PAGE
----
‘Lack of originality affects sculpture sales’

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David Chikuzeni

BY CHIEDZA MAZHANGARA

VETERAN stone sculptor and Shona Sculpture Gallery manager David Chikuzeni has said lack of originality and copying among visual artists had seriously affected sales.

Chikuzeni told NewsDay Life & Style, that laws which guide visual artists need to be reviewed to protect them from incurring losses.

“Copycats are really affecting our businesses as the original owners of artifacts are losing potential revenue in the process.

“The customers tend to buy imitations for less and that pushes down the real value of our original sculptures,” he said.

“Respectable artists spend more time on their art pieces making it difficult for them to survive on prices being paid for copies.

“These imitations also take away the admiration that serious art collectors have for Zimbabwean art.”

Chikuzeni said people, who were copying first-generation artists, were destroying the local arts industry.

“Our laws need to be improved to protect the original creator of an art piece.

“Also, our request is that responsible authorities should consider financing workshops where young sculptors are educated by the right people in the arts industry,” he said.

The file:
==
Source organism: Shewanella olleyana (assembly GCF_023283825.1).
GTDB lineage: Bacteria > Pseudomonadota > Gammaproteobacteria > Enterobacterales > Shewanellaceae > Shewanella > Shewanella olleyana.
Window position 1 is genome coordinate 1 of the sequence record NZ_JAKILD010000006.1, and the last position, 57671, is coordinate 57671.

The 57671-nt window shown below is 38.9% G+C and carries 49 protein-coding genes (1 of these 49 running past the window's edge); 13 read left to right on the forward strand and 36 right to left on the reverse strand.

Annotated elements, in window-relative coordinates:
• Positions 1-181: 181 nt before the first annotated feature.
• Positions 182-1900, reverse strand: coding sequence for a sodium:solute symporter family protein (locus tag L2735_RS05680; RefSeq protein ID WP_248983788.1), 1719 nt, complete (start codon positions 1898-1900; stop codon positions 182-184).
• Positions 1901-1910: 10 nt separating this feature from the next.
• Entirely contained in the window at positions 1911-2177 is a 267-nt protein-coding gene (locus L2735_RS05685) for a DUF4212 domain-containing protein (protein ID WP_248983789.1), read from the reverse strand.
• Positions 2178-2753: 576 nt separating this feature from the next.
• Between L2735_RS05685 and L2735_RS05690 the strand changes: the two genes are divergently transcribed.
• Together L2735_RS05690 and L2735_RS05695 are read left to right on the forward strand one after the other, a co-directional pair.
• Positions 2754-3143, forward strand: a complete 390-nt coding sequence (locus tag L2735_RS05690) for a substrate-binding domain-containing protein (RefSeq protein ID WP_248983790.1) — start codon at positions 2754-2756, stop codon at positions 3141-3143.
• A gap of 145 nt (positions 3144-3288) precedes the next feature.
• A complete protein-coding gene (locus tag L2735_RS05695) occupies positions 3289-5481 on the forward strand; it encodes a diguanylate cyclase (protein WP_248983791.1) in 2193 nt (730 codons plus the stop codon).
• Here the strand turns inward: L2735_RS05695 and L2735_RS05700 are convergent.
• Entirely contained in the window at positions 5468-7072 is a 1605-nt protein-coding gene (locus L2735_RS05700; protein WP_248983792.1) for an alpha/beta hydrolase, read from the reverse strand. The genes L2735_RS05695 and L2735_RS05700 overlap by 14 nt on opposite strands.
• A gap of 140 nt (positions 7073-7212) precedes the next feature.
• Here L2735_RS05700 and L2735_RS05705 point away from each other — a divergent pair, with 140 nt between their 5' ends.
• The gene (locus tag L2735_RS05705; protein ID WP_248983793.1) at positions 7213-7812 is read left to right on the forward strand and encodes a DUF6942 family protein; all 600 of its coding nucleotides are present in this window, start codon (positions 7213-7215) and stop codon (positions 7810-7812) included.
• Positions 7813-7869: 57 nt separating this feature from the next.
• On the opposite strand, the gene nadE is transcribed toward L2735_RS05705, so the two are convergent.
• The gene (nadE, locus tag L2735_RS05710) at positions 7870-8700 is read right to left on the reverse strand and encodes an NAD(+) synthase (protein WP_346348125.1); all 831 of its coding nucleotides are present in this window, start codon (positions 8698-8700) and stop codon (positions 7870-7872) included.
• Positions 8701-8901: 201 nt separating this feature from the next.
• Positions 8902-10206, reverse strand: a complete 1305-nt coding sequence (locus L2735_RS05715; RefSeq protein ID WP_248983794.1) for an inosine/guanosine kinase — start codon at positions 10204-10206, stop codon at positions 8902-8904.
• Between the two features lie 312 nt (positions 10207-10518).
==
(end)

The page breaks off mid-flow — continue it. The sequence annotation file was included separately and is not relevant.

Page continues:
Chikuzeni has bemoaned lack of finances to buy tools and raw materials as the other factors affecting the sculpting industry.

He said artists relied much on foreign tourists for sales, but since the outbreak of COVID-19, it had been hard for many to sale their artifacts.

Chikuzeni began his sculpting career at the tender age of 12 under the guidance of first-generation sculptor Albert Nathan Mamvura.

He was an apprentice with Mamvura for six years before joining Sylvester Mubayi, also a prominent first-generation sculptor for a further year’s training.

His sculptures we showcased nationally at the Zimbabwe Heritage exhibitions in 1990, 1992 and 1996.

In 2006 he was commissioned to sculpt a monumental memorial piece titled Peace of Mind in commemoration of a prominent Cincinnati doctor.

Chikuzeni enjoys experimenting in both abstract and figurative forms, concentrating his efforts on depicting the human condition. He prefers the harder serpentines, like springstone and fruit serpentine because these are stones that endure and stand the test of time.

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